The Biggest Tax Increase in History
Republicans say that Bill Clinton imposed the biggest tax increase in American history. Democrats disagree, saying Dole himself is responsible for the biggest tax increase in history: a massive tax bill he engineered as Senate Finance Committee chairman in 1982. Who's right? The answer turns on so many metaphysical questions as to be nearly meaningless. Nevertheless, the issue will be central to the fall campaign.
The Tax Equity and Fiscal Responsibility Act of 1982 (TEFRA) fashioned by Dole and the Omnibus Budget Reconciliation Act of 1993 (OBRA-93) pushed through Congress by Clinton were projected, at the time of passage, to raise almost exactly the same amounts of revenue. The Dole measure was estimated by the Joint Committee on Taxation to increase the Treasury's take over the next five years by $235 billion. The revenue parts of Clinton's bill were projected to produce $241 billion over five years. But these numbers need to be adjusted.
Inflation between 1982 and 1993, as measured by the GDP deflator, eroded the value of the dollar by almost a third. Measured in 1982 dollars, Clinton's tax increase would be worth only about $165 billion--$70 billion less than Dole's.
On the other hand, most of Dole's tax increase was actually the partial repeal of future tax cuts that had been enacted in 1981 but had not yet taken place. Despite Dole's bill, taxpayers received more than $375 billion in tax cuts over the following three years. (This did not deter Dole's supply-side critics, led by Jack Kemp, from characterizing his bill as a record-setting tax boost.) Whether repeal of a future tax cut counts as a tax increase is a metaphysical question. If the answer is "no," Clinton's tax increase is larger.
Republicans charge that Clinton promised a middle-class tax cut and delivered a tax increase instead. That is not quite right. A promise to increase taxes on the affluent was, in fact, a central feature of Clinton's 1992 campaign. And almost two-thirds (63 percent) of the projected revenues in Clinton's tax increase hit high-income couples (over $140,000 a year) and individuals (over $115,000). Most of this came from an increase in the top income-tax rate. Another 15 percent of Clinton's revenue came from tax increases on business, primarily a rise in the corporate income-tax rate and new limits on the deduction for entertainment expenses. These also were campaign promises made and kept, not broken. (By interesting contrast, a full 70 percent of Dole's increased revenues came from business, primarily in the form of closing loopholes and ending special favors included in the 1981 tax-cut bill. Clinton's bill, while raising business taxes somewhat overall, introduced a variety of special business preferences.)
Clinton also reduced the income-tax exclusion for Social Security payments to retirees with incomes above $44,000 per couple ($34,000 for individuals). Whether increasing the portion of a government benefit check that the government reclaims in taxes amounts to a payment reduction or a tax increase is another metaphysical question. So is the issue of whether a couple earning $44,000--about one-and-a-half times the median family income--in retirement counts as "affluent."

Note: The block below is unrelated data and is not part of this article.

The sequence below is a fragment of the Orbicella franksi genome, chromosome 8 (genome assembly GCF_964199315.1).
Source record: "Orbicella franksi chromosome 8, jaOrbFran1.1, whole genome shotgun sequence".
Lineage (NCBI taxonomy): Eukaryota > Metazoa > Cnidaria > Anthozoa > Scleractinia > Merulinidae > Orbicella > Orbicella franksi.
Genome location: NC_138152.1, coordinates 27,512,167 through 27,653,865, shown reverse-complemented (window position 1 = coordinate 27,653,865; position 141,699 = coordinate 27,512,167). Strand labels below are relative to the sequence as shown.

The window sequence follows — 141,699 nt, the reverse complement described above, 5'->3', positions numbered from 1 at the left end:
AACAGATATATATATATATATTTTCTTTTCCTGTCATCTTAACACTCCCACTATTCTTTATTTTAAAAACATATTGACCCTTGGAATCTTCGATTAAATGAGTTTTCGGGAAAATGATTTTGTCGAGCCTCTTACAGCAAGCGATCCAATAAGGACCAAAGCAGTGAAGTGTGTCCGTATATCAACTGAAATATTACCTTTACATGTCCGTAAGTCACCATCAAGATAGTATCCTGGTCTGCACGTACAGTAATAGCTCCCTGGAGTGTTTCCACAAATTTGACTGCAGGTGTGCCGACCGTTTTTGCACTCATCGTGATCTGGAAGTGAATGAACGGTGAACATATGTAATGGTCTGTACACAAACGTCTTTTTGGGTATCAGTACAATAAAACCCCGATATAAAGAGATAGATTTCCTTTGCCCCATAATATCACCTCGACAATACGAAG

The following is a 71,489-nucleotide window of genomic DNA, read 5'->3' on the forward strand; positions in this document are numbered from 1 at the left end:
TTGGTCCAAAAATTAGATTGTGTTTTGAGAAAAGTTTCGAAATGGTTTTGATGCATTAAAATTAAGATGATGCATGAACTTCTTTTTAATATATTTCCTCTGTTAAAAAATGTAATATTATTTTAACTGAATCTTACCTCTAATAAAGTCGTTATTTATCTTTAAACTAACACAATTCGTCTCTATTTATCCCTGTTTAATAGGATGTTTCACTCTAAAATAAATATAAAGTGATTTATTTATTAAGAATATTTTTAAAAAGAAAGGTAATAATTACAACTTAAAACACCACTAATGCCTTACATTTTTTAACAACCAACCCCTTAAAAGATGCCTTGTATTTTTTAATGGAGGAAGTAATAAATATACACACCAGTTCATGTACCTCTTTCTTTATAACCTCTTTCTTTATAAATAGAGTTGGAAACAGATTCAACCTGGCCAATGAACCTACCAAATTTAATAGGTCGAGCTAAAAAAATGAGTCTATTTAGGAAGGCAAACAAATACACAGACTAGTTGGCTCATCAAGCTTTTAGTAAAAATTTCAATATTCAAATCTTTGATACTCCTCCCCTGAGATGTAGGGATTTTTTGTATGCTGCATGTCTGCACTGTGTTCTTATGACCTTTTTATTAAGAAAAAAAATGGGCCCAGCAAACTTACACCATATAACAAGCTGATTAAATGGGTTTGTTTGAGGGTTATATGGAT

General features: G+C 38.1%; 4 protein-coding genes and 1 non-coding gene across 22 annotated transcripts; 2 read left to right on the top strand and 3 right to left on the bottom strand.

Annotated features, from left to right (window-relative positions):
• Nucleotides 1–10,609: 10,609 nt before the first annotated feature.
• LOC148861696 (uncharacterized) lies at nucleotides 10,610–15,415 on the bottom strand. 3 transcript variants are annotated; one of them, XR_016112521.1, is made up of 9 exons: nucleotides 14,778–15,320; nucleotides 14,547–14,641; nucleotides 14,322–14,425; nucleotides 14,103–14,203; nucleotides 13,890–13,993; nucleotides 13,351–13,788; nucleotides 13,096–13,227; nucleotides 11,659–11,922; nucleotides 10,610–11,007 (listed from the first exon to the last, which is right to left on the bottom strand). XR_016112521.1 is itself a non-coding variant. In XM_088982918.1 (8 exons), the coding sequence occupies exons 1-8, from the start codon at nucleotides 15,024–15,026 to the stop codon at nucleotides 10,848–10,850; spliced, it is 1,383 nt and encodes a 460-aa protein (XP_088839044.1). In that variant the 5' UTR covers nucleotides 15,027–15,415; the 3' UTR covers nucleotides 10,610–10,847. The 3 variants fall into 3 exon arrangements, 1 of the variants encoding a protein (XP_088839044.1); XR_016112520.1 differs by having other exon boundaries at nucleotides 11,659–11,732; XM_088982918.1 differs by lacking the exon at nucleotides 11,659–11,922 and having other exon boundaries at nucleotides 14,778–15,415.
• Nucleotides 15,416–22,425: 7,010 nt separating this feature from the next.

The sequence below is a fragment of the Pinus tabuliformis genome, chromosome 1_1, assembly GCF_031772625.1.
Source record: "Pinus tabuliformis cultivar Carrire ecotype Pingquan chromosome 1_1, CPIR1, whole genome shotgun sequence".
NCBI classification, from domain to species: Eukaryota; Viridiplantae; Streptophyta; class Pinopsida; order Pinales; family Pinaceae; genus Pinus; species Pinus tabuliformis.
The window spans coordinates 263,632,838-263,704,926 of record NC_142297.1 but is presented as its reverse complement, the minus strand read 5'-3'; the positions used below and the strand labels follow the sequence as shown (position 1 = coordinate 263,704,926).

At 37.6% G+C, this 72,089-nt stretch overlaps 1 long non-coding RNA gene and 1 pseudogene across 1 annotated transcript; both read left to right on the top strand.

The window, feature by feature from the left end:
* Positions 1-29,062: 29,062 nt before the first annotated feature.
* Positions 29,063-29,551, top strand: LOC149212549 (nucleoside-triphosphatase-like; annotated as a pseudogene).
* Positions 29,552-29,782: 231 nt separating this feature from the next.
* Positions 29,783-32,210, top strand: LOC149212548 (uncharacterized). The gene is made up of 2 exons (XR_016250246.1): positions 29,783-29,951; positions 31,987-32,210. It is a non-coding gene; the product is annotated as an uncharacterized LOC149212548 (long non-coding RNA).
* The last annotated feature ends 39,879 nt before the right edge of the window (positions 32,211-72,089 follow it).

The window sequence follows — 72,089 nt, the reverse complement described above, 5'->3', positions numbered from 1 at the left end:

Clinton's 1993 bill increased the Earned Income Tax Credit for millions of low-income workers. Clintonites wish to count this as a Clinton tax cut. The EITC is supposed to help relieve the burden of payroll taxes (Social Security, Medicare), and is "refundable" (paid in cash) to workers who owe less in income tax than the tax credit is worth. Whether a government check intended to mitigate a tax burden amounts to a tax cut or a spending increase is yet another metaphysical question.
The only part of the 1993 tax bill that directly affected middle-income families was a 4.3-cent-per-gallon boost in the gasoline tax. This cost the average family $45 a year and accounted for less than 10 percent of the total revenue raised. Nevertheless, it was a middle-class tax increase, not a middle-class tax cut. (Although Dole's 1982 act didn't raise gas taxes, only a few months later, Congress enacted a 5-cent-a-gallon increase in the gas tax with Dole's and President Reagan's approval.)
One last metaphysical question. Almost $50 billion of Dole's 1982 projected revenue was supposed to come from cracking down on tax cheats, by adding staff to the IRS, and requiring financial institutions to withhold interest and dividends the way employers withhold wages. (This provision was repealed the next year, before it could take effect.) Is getting people to pay taxes they already owe but would otherwise escape a "tax increase"? In 1982, Bob Dole probably would have said "of course not." In 1996, though, Dole has called the IRS an "intrusive, oppressive presence in American life," and has pledged to cut its staff of investigators. Clinton, meanwhile, has already announced that 5,000 IRS jobs will be eliminated, with more layoffs to come.
Campaign assertions about how much the average family's taxes have increased under Clinton should be regarded with suspicion. (a) Averages obscure the fact that most of Clinton's tax increase did fall on the affluent. The typical middle-class family paid only the new gas tax. (b) Most of the increased tax revenue from individuals reflects higher income, not higher tax rates. (c) As a share of GDP, government now takes 40 cents on the dollar. Rep. Susan Molinari used this figure in her Republican Convention keynote address to illustrate the burden of Clinton's tax increase. But the increase in this figure is due entirely to the rise in state and local taxes. As a share of GDP, federal taxes have been roughly stable under Clinton.
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Jodie T. Allen is the senior editor at the Pew Research Center.